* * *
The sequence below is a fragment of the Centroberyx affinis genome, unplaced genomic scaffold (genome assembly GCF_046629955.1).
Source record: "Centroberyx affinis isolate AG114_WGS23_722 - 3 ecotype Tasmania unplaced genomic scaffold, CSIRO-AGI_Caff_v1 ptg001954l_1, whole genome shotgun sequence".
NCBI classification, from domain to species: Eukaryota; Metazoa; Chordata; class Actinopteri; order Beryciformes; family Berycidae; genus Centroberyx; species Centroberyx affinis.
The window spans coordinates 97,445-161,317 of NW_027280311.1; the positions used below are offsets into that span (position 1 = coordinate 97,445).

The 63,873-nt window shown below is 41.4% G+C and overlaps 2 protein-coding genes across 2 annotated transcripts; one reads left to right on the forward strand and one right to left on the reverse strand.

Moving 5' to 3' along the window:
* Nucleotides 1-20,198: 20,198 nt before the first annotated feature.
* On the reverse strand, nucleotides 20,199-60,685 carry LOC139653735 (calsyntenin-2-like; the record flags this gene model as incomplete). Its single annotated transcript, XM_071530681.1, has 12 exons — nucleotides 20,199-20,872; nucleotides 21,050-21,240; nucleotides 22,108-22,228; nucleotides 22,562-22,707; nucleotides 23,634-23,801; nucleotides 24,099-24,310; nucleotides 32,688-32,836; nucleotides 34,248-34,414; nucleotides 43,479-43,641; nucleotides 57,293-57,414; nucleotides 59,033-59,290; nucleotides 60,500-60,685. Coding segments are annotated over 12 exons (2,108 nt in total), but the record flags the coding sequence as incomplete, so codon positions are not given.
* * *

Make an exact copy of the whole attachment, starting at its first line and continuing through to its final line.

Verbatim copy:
The sequence below is a fragment of the Centroberyx affinis genome, unplaced genomic scaffold (genome assembly GCF_046629955.1).
Source record: "Centroberyx affinis isolate AG114_WGS23_722 - 3 ecotype Tasmania unplaced genomic scaffold, CSIRO-AGI_Caff_v1 ptg001954l_1, whole genome shotgun sequence".
NCBI classification, from domain to species: Eukaryota; Metazoa; Chordata; class Actinopteri; order Beryciformes; family Berycidae; genus Centroberyx; species Centroberyx affinis.
The window spans coordinates 97,445-161,317 of NW_027280311.1; the positions used below are offsets into that span (position 1 = coordinate 97,445).

The 63,873-nt window shown below is 41.4% G+C and overlaps 2 protein-coding genes across 2 annotated transcripts; one reads left to right on the forward strand and one right to left on the reverse strand.

Moving 5' to 3' along the window:
* Nucleotides 1-20,198: 20,198 nt before the first annotated feature.
* On the reverse strand, nucleotides 20,199-60,685 carry LOC139653735 (calsyntenin-2-like; the record flags this gene model as incomplete). Its single annotated transcript, XM_071530681.1, has 12 exons — nucleotides 20,199-20,872; nucleotides 21,050-21,240; nucleotides 22,108-22,228; nucleotides 22,562-22,707; nucleotides 23,634-23,801; nucleotides 24,099-24,310; nucleotides 32,688-32,836; nucleotides 34,248-34,414; nucleotides 43,479-43,641; nucleotides 57,293-57,414; nucleotides 59,033-59,290; nucleotides 60,500-60,685. Coding segments are annotated over 12 exons (2,108 nt in total), but the record flags the coding sequence as incomplete, so codon positions are not given.